Secondly, Gilmour's next one nation test was for a government to hold a concern for the 'wellbeing of the entire population.' Here the PIP fiasco has been damning. If the famous Laffer Curve has been trotted out by the current administration to justify why higher rate earners must have their taxes lowered, cutting the benefits of the disabled on the basis of anecdotal tittle-tattle from DWP staff indeed seems an odd corollary. One nation is about a laddered, hierarchal society where all co-operate, not where one group is unleashed at the expense of another.
This is an important point. Gilmour's emphasis on mutual 'well-being' did not imply socialism: one nation politics explicitly does not mandate opportunity of outcome. But rigging the game in favour of upper and middle earners is so far removed from its definitions as to make Treasury assertions in this direction laughable. With the bottom decile of homes set to see no benefit (or even a net loss once welfare savings are clarified) from the budget whilst the top decile benefit by an average of £260 a year, this is no level playing field.
And that is the point. Under a one nation government the playing field should be level. If the match itself finishes 3-2, so be it, but the government should not prove a doctrinal referee. In this regard the National Living Wage - dodgy re-branding as it is - could have been an historic step forward for Osborne. In reality, as Rachel Reeves rightly spots, his fiscal strait-jacket will likely see its level dwindle downwards from initial projections.
Lastly, most pointedly, Ian Gilmour noted the 'importance of the social services' being a key part of the one nation agenda. It is here that Iain Duncan Smith's words about 'certain policies' being enacted 'to meet the fiscal self imposed restraints that I believe are...distinctly political rather than in the national economic interest' are so damning for the Chancellor. The Osborne-Cameron project set out to prove that the Conservative Party had moved on from the 1980s. That, like Tony Blair, they would orient themselves towards 'what works' rather than cast themselves in dogma.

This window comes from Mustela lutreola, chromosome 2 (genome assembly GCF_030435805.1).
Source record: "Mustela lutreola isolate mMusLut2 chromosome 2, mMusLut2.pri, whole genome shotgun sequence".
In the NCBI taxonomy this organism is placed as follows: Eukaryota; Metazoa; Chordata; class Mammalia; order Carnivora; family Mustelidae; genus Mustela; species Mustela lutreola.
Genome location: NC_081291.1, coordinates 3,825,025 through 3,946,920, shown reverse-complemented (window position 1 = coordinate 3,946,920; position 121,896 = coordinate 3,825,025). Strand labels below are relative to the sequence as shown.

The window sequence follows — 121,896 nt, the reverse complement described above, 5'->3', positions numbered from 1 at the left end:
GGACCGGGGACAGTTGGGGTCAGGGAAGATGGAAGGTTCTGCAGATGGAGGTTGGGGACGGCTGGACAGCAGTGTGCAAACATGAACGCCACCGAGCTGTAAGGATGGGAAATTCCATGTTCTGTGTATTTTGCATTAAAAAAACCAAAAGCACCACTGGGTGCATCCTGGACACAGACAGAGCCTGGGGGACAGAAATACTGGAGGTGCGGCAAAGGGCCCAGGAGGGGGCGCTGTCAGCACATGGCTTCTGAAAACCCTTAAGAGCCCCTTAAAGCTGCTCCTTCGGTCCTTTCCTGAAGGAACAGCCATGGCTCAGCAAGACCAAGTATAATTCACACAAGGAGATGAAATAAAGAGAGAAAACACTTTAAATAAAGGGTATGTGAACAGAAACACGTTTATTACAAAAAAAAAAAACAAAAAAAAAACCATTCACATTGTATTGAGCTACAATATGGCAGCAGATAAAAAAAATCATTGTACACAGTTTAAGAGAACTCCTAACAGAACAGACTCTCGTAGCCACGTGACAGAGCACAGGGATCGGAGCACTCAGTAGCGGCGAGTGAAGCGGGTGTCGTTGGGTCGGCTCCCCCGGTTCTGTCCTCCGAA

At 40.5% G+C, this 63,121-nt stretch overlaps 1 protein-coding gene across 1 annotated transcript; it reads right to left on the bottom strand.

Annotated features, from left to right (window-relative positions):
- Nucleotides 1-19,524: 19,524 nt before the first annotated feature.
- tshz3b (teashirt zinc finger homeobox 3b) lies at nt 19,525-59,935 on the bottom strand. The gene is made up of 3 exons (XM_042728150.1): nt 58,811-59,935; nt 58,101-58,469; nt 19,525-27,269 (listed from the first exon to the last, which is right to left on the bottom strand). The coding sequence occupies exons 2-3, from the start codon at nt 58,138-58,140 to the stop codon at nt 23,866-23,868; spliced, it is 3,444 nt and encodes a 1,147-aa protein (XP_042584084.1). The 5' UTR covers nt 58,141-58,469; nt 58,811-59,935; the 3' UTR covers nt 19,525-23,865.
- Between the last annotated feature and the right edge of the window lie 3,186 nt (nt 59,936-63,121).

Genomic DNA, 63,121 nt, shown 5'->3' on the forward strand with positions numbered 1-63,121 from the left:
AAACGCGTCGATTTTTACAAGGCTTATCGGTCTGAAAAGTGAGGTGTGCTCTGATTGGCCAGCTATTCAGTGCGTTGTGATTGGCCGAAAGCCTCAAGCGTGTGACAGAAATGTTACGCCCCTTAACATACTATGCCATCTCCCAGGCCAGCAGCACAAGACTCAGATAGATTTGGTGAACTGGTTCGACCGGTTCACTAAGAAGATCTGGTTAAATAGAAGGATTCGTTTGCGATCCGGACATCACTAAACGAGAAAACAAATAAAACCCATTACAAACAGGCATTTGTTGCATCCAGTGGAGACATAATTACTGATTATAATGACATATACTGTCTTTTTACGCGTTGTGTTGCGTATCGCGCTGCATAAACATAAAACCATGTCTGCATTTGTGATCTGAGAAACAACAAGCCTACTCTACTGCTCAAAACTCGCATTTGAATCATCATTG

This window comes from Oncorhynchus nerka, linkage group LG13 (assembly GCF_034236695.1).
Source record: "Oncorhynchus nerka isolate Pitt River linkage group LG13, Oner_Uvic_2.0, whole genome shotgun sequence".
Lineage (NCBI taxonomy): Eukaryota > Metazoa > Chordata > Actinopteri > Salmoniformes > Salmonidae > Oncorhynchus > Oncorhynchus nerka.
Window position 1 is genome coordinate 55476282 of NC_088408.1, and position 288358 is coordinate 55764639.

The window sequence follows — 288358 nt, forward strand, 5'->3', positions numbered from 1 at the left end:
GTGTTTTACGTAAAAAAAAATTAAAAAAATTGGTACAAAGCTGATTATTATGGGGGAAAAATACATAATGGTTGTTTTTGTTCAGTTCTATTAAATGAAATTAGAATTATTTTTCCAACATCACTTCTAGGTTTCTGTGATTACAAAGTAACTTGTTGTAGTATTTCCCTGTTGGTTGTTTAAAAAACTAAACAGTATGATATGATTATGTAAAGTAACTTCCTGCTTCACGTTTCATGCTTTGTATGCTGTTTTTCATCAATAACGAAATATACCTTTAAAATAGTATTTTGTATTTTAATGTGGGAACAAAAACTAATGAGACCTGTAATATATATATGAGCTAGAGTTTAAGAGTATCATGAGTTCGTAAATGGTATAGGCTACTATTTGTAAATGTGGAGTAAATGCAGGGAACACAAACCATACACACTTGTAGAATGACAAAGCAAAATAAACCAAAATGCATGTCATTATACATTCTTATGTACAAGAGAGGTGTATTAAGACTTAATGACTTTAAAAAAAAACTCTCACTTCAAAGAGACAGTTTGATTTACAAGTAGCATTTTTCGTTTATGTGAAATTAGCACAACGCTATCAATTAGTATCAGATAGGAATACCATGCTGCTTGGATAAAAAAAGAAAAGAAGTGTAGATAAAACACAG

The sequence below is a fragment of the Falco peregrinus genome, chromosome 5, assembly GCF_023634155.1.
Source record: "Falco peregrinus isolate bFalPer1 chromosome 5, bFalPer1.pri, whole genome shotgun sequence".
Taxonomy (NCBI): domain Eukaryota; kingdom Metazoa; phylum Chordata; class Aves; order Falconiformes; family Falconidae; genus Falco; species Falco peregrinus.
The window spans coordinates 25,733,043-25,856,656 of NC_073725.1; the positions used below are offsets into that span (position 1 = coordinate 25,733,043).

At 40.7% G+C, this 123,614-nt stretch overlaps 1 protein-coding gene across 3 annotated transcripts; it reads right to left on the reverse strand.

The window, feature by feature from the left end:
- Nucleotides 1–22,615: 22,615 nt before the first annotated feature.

But as time goes by Osborne's points scoring has caught up with him. Jabs to defeat Ed Miliband threaten to end up knocking out his own leadership ambitions. Ring fencing pensions has hemmed in a Chancellor who, after imposing so many self-constraining rules, seems to barely remember what sort of welfare state he is trying to get to.
In May 2015 the Conservative Party had a historic opportunity to tie up the British electoral map for a generation. Thanks to Labour's present malaise, they remain strong favourites with the bookies for 2020. But for a man obsessed by political manoeuvring George Osborne has utterly blundered his way through the last six months. Corbyn is probably already priced in with some voters as overly dogmatic, but that may now be true of Osborne too.
A one nation government should be about moderation, carefully thought through policy which does not over-burden one strata of society, and tacking to the centre. There is much in that would describe many historic Conservatives from Macmillan to Heseltine, and who knows, perhaps Stephen Crabb will seek to lay claim to that territory. At present, however, it does not describe the Chancellor or the course the government has taken since the summer budget.